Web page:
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Before & After with Lenny White

A listening session with the Return to Forever powerhouse

Lenny White

Drummer Lenny White, now 63, was barely 20 when he cut Freddie Hubbard’s Red Clay and only 19 when he played on Miles Davis’ Bitches Brew. Just three months after the Miles sessions, in November of 1969, he joined Andrew Hill to record what would become the pianist’s superb 2003 Blue Note release, Passing Ships. From there he cut two recordings with the powerful but overlooked Latin-fusion outfit Azteca in ’72 and ’73, the same year he joined the signature jazz-rock outfit Return to Forever.

White has since appeared in a striking variety of bands and made and produced numerous recordings under his own name. The latest is Live From 97 (BFM Jazz), an archival concert recording featuring trumpeter Mark Ledford, saxophonist Bennie Maupin, keyboardists Patrice Rushen and Don Blackman and bassists Foley and Victor Bailey.

This B&A session was held in front of a pre-concert audience at the Hamilton in Washington, D.C., as part of the DC Jazz Festival. Later that June evening, White performed in trumpeter-keyboardist Nicholas Payton’s trio XXX.

1. SFJAZZ Collective

“Do I Do” (from Music of Stevie Wonder and New Compositions, SFJAZZ). Avishai Cohen, trumpet; Robin Eubanks, trombone; Miguel Zenón, alto saxophone; Mark Turner, tenor saxophone; Stefon Harris, vibraphone; Edward Simon, piano; Matt Penman, bass; Eric Harland, drums and arranger. Recorded in 2011.

BEFORE: That was a very interesting take on a Stevie Wonder song. I liked it. The music today, while it’s still in the jazz tradition, from the rhythmic standpoint the drums make it sound like hip-hop tracks, which [is interesting because] basically with hip-hop music they used sample tracks.

Do you think that’s more about the recording process today or the actual players?

No, it’s about the approach the musicians use. They tend to want to sound like the beats that were created back in the ’60s and ’70s that were done with real musicians, but when hip-hop came to the fore they sampled those records. So now they want to have drummers that sound like the sampled records. [But] the samples came from real drummers playing.

So it’s kind of a third-generation effect?

[chuckles] Yeah, you could say that. It’s interesting because most of those records that were done back in the ’60s, where they got the samples from, were made by studio musicians, and a lot of them were jazz drummers. With compression and everything it made those hip-hop records sound great, the real classic hip-hop records, but the rhythm stayed somewhat structured. So now they have drummers trying to play in a style somewhat structured.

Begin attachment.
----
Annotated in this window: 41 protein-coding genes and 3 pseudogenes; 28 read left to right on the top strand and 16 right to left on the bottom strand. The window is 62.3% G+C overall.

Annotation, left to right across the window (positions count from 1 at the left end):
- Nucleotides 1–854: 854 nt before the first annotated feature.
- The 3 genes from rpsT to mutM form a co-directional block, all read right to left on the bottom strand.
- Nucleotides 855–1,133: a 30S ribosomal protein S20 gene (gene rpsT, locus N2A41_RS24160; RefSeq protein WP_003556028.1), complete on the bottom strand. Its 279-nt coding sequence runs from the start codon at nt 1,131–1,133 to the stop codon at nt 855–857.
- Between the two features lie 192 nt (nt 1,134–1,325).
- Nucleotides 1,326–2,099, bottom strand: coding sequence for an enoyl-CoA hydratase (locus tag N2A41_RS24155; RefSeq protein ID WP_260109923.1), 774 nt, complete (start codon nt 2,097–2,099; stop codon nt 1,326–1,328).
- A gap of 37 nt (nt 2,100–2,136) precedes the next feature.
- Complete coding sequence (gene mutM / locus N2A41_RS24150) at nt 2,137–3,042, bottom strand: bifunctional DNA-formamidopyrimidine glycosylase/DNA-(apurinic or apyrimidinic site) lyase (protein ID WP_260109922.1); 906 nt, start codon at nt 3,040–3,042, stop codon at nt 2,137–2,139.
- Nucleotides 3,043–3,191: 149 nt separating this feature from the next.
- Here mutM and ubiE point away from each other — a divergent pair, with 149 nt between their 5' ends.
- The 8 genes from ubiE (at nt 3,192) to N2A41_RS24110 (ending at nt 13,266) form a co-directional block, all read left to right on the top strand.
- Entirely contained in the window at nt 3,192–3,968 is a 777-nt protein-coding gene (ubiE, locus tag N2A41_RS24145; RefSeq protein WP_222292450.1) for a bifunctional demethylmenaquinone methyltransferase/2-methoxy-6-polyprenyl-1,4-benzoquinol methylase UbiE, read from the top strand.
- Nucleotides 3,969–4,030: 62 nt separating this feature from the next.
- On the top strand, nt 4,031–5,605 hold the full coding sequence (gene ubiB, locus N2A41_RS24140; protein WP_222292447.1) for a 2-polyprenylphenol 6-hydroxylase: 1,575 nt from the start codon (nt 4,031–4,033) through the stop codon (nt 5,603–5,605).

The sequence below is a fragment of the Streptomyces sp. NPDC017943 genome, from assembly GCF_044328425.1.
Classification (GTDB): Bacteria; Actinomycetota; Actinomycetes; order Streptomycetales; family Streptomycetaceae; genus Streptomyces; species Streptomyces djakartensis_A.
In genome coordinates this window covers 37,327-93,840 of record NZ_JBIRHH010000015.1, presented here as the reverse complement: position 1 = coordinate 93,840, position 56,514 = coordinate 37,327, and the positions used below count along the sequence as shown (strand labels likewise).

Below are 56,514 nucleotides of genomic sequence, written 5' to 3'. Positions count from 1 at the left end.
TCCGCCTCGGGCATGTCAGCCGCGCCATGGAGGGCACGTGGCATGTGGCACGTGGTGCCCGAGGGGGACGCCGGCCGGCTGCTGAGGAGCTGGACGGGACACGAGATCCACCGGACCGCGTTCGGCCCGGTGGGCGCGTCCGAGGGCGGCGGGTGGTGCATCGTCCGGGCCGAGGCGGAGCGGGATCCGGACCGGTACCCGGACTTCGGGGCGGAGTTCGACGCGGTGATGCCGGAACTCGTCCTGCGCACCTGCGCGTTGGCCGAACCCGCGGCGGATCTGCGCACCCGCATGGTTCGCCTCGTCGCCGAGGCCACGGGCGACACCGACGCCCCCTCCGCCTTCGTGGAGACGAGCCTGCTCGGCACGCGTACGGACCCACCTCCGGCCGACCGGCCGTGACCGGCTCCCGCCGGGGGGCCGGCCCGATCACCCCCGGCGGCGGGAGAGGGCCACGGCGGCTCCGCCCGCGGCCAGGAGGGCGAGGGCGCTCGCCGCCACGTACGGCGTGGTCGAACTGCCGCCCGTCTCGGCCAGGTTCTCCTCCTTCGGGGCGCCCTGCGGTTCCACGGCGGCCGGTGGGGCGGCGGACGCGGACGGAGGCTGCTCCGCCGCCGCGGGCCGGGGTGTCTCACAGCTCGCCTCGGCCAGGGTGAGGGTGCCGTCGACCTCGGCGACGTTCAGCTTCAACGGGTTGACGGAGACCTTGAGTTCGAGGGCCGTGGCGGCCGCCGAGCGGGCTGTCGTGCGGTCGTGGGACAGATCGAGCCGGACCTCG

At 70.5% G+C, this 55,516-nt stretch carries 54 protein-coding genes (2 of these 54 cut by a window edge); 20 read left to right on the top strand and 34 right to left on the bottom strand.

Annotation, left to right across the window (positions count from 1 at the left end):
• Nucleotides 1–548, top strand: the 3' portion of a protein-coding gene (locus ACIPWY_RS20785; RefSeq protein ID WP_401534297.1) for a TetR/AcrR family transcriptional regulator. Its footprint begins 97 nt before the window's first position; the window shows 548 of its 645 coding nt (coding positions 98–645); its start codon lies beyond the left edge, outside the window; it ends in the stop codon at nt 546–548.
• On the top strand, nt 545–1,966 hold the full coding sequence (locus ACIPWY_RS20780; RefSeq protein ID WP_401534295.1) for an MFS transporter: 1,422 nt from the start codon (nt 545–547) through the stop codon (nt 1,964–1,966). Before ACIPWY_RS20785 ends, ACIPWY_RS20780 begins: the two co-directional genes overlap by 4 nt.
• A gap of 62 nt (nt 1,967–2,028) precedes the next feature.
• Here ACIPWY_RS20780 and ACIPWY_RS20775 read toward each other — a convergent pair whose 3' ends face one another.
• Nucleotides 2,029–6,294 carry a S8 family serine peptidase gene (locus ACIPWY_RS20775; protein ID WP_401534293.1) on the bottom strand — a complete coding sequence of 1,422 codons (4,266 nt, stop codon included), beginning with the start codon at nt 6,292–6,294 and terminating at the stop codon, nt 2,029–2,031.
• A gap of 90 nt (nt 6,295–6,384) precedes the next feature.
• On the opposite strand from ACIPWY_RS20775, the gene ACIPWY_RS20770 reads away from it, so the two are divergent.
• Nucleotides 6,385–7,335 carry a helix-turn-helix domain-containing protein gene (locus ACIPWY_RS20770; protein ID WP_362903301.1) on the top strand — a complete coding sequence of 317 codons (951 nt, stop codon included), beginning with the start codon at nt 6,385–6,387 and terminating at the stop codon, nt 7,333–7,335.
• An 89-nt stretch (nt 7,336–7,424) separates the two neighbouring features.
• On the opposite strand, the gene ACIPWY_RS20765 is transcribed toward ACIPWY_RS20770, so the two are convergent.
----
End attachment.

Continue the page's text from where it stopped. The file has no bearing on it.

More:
AFTER: I know [Eric Harland and Avishai Cohen] both very well! Great musicians.

2. Jaimeo Brown

“You Can’t Hide” (from Transcendence, Motéma). Brown, drums; JD Allen, tenor saxophone; Chris Sholar, guitar; Geri Allen, piano; Kelvin Sholar, keyboards; Andrew Shantz, harmonium; Gee’s Bend Singers. Released in 2013.

BEFORE: That was interesting; it took me back to the ’60s, to what was then called protest music. In the black community everybody was pretty Afrocentric, and there were a lot of vehicles like that that would have some meaningful words and directions. There’s a Max Roach piece called “Mendacity” that Abbey Lincoln sang, and it was kind of like that situation.

AFTER: I had heard about his record. Detroit people-Chris is from Detroit, too. That reminded me of the ’60s; it had that attitude, that style. I liked it, it was nice.

3. Tarbaby

“Korean Bounce” (from Ballad of Sam Langford, Hipnotic). Ambrose Akinmusire, trumpet; Orrin Evans, piano; Eric Revis, bass; Nasheet Waits, drums and composer. Released in 2013.

BEFORE: [laughs] Bitches Brew messed up a lot of folks! Was that record made this year? It’s interesting because Bitches Brew was made in 1969 and the influence still rings loud. I don’t know who that was, but I do know where the influence came from.

AFTER: I know Nasheet, Eric and Orrin too. … As I said, this has a Bitches Brew vibe to it, the last record had a vibe that was like the ’60s-“Mendacity” and things like that-and the first thing was the Stevie Wonder tune, which had a hip-hop vibe to it. These past couple reverted back to music of another era but just done differently today.

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Originally Published